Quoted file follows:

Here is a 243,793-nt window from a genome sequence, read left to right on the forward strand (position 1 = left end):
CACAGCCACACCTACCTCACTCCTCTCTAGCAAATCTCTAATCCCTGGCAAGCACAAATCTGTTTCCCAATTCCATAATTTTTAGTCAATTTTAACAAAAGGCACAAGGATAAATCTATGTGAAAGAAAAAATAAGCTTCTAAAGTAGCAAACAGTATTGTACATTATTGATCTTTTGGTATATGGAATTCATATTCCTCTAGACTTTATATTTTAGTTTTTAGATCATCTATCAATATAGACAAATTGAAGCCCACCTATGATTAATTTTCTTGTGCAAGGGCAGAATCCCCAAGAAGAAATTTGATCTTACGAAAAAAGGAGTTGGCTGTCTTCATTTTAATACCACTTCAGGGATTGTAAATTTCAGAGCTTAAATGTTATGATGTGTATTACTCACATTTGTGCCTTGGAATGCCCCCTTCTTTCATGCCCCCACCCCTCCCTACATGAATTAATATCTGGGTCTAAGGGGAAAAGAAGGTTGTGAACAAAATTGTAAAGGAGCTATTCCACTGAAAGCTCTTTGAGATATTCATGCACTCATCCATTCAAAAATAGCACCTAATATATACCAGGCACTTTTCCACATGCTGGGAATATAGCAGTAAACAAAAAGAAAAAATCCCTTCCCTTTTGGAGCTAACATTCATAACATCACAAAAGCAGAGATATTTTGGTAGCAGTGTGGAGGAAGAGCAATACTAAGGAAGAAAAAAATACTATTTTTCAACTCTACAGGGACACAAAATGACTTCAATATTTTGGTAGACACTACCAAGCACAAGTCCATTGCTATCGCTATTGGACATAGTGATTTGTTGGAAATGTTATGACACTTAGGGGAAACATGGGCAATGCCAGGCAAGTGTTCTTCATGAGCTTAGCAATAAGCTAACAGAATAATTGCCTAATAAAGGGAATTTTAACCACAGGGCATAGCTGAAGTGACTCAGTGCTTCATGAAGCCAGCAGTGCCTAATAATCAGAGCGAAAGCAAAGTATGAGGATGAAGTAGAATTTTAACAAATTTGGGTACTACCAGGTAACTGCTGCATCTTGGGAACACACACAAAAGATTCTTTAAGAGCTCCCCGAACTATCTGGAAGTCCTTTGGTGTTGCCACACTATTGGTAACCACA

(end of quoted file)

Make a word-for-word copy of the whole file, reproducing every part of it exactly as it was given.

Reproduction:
Here is a 243,793-nt window from a genome sequence, read left to right on the forward strand (position 1 = left end):
CACAGCCACACCTACCTCACTCCTCTCTAGCAAATCTCTAATCCCTGGCAAGCACAAATCTGTTTCCCAATTCCATAATTTTTAGTCAATTTTAACAAAAGGCACAAGGATAAATCTATGTGAAAGAAAAAATAAGCTTCTAAAGTAGCAAACAGTATTGTACATTATTGATCTTTTGGTATATGGAATTCATATTCCTCTAGACTTTATATTTTAGTTTTTAGATCATCTATCAATATAGACAAATTGAAGCCCACCTATGATTAATTTTCTTGTGCAAGGGCAGAATCCCCAAGAAGAAATTTGATCTTACGAAAAAAGGAGTTGGCTGTCTTCATTTTAATACCACTTCAGGGATTGTAAATTTCAGAGCTTAAATGTTATGATGTGTATTACTCACATTTGTGCCTTGGAATGCCCCCTTCTTTCATGCCCCCACCCCTCCCTACATGAATTAATATCTGGGTCTAAGGGGAAAAGAAGGTTGTGAACAAAATTGTAAAGGAGCTATTCCACTGAAAGCTCTTTGAGATATTCATGCACTCATCCATTCAAAAATAGCACCTAATATATACCAGGCACTTTTCCACATGCTGGGAATATAGCAGTAAACAAAAAGAAAAAATCCCTTCCCTTTTGGAGCTAACATTCATAACATCACAAAAGCAGAGATATTTTGGTAGCAGTGTGGAGGAAGAGCAATACTAAGGAAGAAAAAAATACTATTTTTCAACTCTACAGGGACACAAAATGACTTCAATATTTTGGTAGACACTACCAAGCACAAGTCCATTGCTATCGCTATTGGACATAGTGATTTGTTGGAAATGTTATGACACTTAGGGGAAACATGGGCAATGCCAGGCAAGTGTTCTTCATGAGCTTAGCAATAAGCTAACAGAATAATTGCCTAATAAAGGGAATTTTAACCACAGGGCATAGCTGAAGTGACTCAGTGCTTCATGAAGCCAGCAGTGCCTAATAATCAGAGCGAAAGCAAAGTATGAGGATGAAGTAGAATTTTAACAAATTTGGGTACTACCAGGTAACTGCTGCATCTTGGGAACACACACAAAAGATTCTTTAAGAGCTCCCCGAACTATCTGGAAGTCCTTTGGTGTTGCCACACTATTGGTAACCACA